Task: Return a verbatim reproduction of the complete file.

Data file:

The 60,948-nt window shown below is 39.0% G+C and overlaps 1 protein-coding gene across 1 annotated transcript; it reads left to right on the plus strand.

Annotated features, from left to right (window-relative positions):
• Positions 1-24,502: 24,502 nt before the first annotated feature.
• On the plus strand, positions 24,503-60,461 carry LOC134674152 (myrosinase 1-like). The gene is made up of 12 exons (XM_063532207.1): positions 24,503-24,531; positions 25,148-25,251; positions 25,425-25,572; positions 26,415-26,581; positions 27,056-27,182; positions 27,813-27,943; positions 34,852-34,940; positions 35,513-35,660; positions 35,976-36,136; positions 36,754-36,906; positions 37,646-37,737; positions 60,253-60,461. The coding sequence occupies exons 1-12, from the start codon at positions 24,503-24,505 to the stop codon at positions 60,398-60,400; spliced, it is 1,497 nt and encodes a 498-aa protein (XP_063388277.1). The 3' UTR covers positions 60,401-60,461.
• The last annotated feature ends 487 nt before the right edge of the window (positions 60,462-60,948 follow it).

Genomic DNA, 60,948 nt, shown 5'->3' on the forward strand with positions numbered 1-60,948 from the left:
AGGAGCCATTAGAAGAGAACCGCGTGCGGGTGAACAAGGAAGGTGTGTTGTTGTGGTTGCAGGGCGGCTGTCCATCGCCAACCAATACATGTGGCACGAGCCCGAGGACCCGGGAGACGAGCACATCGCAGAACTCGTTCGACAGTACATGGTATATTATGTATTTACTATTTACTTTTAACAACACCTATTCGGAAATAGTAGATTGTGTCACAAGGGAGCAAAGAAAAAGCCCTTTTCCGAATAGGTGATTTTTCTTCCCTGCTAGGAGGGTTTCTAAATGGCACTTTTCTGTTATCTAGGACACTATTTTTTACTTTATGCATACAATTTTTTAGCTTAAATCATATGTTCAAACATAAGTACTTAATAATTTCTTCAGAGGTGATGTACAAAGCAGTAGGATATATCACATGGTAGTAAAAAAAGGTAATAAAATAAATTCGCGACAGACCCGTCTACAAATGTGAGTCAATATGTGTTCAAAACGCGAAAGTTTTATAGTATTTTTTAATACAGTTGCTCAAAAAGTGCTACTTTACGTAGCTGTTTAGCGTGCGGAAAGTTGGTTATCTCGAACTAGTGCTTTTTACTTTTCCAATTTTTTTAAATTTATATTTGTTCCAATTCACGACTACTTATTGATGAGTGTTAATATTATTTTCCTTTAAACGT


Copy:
The 60,948-nt window shown below is 39.0% G+C and overlaps 1 protein-coding gene across 1 annotated transcript; it reads left to right on the plus strand.

Annotated features, from left to right (window-relative positions):
• Positions 1-24,502: 24,502 nt before the first annotated feature.
• On the plus strand, positions 24,503-60,461 carry LOC134674152 (myrosinase 1-like). The gene is made up of 12 exons (XM_063532207.1): positions 24,503-24,531; positions 25,148-25,251; positions 25,425-25,572; positions 26,415-26,581; positions 27,056-27,182; positions 27,813-27,943; positions 34,852-34,940; positions 35,513-35,660; positions 35,976-36,136; positions 36,754-36,906; positions 37,646-37,737; positions 60,253-60,461. The coding sequence occupies exons 1-12, from the start codon at positions 24,503-24,505 to the stop codon at positions 60,398-60,400; spliced, it is 1,497 nt and encodes a 498-aa protein (XP_063388277.1). The 3' UTR covers positions 60,401-60,461.
• The last annotated feature ends 487 nt before the right edge of the window (positions 60,462-60,948 follow it).

Genomic DNA, 60,948 nt, shown 5'->3' on the forward strand with positions numbered 1-60,948 from the left:
AGGAGCCATTAGAAGAGAACCGCGTGCGGGTGAACAAGGAAGGTGTGTTGTTGTGGTTGCAGGGCGGCTGTCCATCGCCAACCAATACATGTGGCACGAGCCCGAGGACCCGGGAGACGAGCACATCGCAGAACTCGTTCGACAGTACATGGTATATTATGTATTTACTATTTACTTTTAACAACACCTATTCGGAAATAGTAGATTGTGTCACAAGGGAGCAAAGAAAAAGCCCTTTTCCGAATAGGTGATTTTTCTTCCCTGCTAGGAGGGTTTCTAAATGGCACTTTTCTGTTATCTAGGACACTATTTTTTACTTTATGCATACAATTTTTTAGCTTAAATCATATGTTCAAACATAAGTACTTAATAATTTCTTCAGAGGTGATGTACAAAGCAGTAGGATATATCACATGGTAGTAAAAAAAGGTAATAAAATAAATTCGCGACAGACCCGTCTACAAATGTGAGTCAATATGTGTTCAAAACGCGAAAGTTTTATAGTATTTTTTAATACAGTTGCTCAAAAAGTGCTACTTTACGTAGCTGTTTAGCGTGCGGAAAGTTGGTTATCTCGAACTAGTGCTTTTTACTTTTCCAATTTTTTTAAATTTATATTTGTTCCAATTCACGACTACTTATTGATGAGTGTTAATATTATTTTCCTTTAAACGT